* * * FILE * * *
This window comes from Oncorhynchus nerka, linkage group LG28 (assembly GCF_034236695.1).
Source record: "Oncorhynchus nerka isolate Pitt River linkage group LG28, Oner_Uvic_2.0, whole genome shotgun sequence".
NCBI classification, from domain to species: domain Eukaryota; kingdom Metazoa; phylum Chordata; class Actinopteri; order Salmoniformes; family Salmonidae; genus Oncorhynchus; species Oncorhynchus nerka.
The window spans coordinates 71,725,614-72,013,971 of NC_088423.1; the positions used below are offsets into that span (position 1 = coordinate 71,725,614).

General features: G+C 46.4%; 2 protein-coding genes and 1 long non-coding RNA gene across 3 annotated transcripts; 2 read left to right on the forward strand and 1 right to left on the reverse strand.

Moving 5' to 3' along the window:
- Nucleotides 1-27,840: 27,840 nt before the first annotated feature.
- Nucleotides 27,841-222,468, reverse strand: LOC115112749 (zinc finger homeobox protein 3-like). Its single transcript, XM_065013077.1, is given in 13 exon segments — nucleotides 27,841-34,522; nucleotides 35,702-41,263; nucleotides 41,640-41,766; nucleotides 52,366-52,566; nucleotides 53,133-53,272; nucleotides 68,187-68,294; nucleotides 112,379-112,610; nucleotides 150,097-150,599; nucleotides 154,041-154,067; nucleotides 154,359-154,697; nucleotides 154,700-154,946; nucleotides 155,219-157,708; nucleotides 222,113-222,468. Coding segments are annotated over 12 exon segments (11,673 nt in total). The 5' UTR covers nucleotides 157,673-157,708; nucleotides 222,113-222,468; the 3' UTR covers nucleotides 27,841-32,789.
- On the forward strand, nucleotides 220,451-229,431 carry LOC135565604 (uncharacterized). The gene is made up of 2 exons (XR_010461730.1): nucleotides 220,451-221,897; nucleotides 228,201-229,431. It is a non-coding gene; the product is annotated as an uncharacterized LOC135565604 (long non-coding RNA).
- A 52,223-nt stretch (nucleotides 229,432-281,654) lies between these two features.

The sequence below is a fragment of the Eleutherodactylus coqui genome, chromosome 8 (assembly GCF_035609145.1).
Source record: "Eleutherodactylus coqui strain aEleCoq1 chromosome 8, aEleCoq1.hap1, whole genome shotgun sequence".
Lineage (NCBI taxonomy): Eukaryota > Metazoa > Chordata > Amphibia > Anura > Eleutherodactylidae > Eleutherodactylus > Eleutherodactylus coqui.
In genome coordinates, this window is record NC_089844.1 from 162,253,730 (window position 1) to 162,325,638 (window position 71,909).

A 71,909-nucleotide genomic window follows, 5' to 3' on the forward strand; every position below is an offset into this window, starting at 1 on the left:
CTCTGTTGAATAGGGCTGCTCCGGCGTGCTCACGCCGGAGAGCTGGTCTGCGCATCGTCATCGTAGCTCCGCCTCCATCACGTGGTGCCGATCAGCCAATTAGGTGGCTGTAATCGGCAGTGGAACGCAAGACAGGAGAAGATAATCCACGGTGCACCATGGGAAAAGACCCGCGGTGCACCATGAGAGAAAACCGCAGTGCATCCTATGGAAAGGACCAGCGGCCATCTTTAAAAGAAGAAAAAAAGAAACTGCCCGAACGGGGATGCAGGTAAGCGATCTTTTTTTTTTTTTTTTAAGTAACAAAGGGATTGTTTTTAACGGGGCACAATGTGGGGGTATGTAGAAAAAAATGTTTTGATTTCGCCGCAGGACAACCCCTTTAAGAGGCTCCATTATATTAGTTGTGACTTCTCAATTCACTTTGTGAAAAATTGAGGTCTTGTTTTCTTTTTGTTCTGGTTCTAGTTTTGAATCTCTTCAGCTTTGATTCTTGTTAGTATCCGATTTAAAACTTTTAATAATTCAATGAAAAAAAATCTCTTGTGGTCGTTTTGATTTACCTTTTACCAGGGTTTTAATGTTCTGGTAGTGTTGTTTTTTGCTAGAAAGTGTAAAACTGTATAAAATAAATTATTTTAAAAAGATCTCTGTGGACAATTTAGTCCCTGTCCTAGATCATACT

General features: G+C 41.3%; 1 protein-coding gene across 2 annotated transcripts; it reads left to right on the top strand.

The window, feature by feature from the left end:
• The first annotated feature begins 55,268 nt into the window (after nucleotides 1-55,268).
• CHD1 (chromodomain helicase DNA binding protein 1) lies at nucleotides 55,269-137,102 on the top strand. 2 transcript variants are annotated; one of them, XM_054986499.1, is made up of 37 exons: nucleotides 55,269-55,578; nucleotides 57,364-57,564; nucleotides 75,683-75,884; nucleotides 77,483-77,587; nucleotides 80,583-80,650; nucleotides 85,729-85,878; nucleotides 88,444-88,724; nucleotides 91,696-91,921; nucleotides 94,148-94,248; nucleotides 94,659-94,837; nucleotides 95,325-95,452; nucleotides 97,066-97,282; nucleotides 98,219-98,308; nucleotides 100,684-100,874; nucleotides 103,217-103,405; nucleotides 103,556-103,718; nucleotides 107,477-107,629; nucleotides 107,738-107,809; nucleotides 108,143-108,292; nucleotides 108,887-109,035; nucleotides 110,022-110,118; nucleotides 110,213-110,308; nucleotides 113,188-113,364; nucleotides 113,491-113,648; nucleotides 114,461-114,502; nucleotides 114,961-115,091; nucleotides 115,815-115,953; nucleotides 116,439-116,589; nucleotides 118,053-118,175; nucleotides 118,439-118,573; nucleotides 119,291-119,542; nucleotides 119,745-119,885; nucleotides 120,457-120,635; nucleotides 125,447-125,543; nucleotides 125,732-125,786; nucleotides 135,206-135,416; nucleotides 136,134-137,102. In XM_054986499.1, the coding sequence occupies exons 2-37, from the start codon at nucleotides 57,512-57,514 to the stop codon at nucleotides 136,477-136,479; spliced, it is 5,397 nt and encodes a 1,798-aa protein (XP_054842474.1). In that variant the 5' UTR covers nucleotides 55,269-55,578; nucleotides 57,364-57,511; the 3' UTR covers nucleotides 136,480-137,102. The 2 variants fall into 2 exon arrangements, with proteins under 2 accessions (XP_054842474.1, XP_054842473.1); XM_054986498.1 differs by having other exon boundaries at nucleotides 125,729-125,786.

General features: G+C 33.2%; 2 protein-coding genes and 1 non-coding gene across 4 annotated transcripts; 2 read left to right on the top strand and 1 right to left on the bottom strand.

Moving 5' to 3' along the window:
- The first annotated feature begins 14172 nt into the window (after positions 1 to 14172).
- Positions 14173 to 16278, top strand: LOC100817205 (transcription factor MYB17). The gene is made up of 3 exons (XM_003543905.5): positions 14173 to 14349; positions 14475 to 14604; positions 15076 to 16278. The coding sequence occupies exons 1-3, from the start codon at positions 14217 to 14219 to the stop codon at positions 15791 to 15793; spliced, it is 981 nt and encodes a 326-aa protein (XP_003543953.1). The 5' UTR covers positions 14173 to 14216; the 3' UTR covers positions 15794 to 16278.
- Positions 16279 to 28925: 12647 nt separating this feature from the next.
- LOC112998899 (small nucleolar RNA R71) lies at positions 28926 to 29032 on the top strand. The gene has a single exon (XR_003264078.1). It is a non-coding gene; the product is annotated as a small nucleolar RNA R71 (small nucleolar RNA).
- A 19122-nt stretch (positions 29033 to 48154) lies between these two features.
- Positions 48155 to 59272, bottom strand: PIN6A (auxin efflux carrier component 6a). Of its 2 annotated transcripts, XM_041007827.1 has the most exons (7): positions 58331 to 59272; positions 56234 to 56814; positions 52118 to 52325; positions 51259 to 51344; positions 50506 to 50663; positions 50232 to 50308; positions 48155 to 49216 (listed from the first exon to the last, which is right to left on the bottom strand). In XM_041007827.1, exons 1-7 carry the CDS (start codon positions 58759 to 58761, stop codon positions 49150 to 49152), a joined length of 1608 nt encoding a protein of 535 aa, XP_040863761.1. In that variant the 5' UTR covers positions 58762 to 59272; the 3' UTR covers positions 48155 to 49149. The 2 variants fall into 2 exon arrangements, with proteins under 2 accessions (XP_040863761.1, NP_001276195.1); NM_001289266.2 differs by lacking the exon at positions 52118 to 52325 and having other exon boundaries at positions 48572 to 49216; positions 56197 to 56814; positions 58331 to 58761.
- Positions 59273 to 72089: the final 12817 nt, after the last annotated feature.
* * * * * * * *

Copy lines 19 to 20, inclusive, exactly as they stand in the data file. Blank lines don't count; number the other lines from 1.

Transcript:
• The first annotated feature begins 55,268 nt into the window (after nucleotides 1-55,268).
• CHD1 (chromodomain helicase DNA binding protein 1) lies at nucleotides 55,269-137,102 on the top strand. 2 transcript variants are annotated; one of them, XM_054986499.1, is made up of 37 exons: nucleotides 55,269-55,578; nucleotides 57,364-57,564; nucleotides 75,683-75,884; nucleotides 77,483-77,587; nucleotides 80,583-80,650; nucleotides 85,729-85,878; nucleotides 88,444-88,724; nucleotides 91,696-91,921; nucleotides 94,148-94,248; nucleotides 94,659-94,837; nucleotides 95,325-95,452; nucleotides 97,066-97,282; nucleotides 98,219-98,308; nucleotides 100,684-100,874; nucleotides 103,217-103,405; nucleotides 103,556-103,718; nucleotides 107,477-107,629; nucleotides 107,738-107,809; nucleotides 108,143-108,292; nucleotides 108,887-109,035; nucleotides 110,022-110,118; nucleotides 110,213-110,308; nucleotides 113,188-113,364; nucleotides 113,491-113,648; nucleotides 114,461-114,502; nucleotides 114,961-115,091; nucleotides 115,815-115,953; nucleotides 116,439-116,589; nucleotides 118,053-118,175; nucleotides 118,439-118,573; nucleotides 119,291-119,542; nucleotides 119,745-119,885; nucleotides 120,457-120,635; nucleotides 125,447-125,543; nucleotides 125,732-125,786; nucleotides 135,206-135,416; nucleotides 136,134-137,102. In XM_054986499.1, the coding sequence occupies exons 2-37, from the start codon at nucleotides 57,512-57,514 to the stop codon at nucleotides 136,477-136,479; spliced, it is 5,397 nt and encodes a 1,798-aa protein (XP_054842474.1). In that variant the 5' UTR covers nucleotides 55,269-55,578; nucleotides 57,364-57,511; the 3' UTR covers nucleotides 136,480-137,102. The 2 variants fall into 2 exon arrangements, with proteins under 2 accessions (XP_054842474.1, XP_054842473.1); XM_054986498.1 differs by having other exon boundaries at nucleotides 125,729-125,786.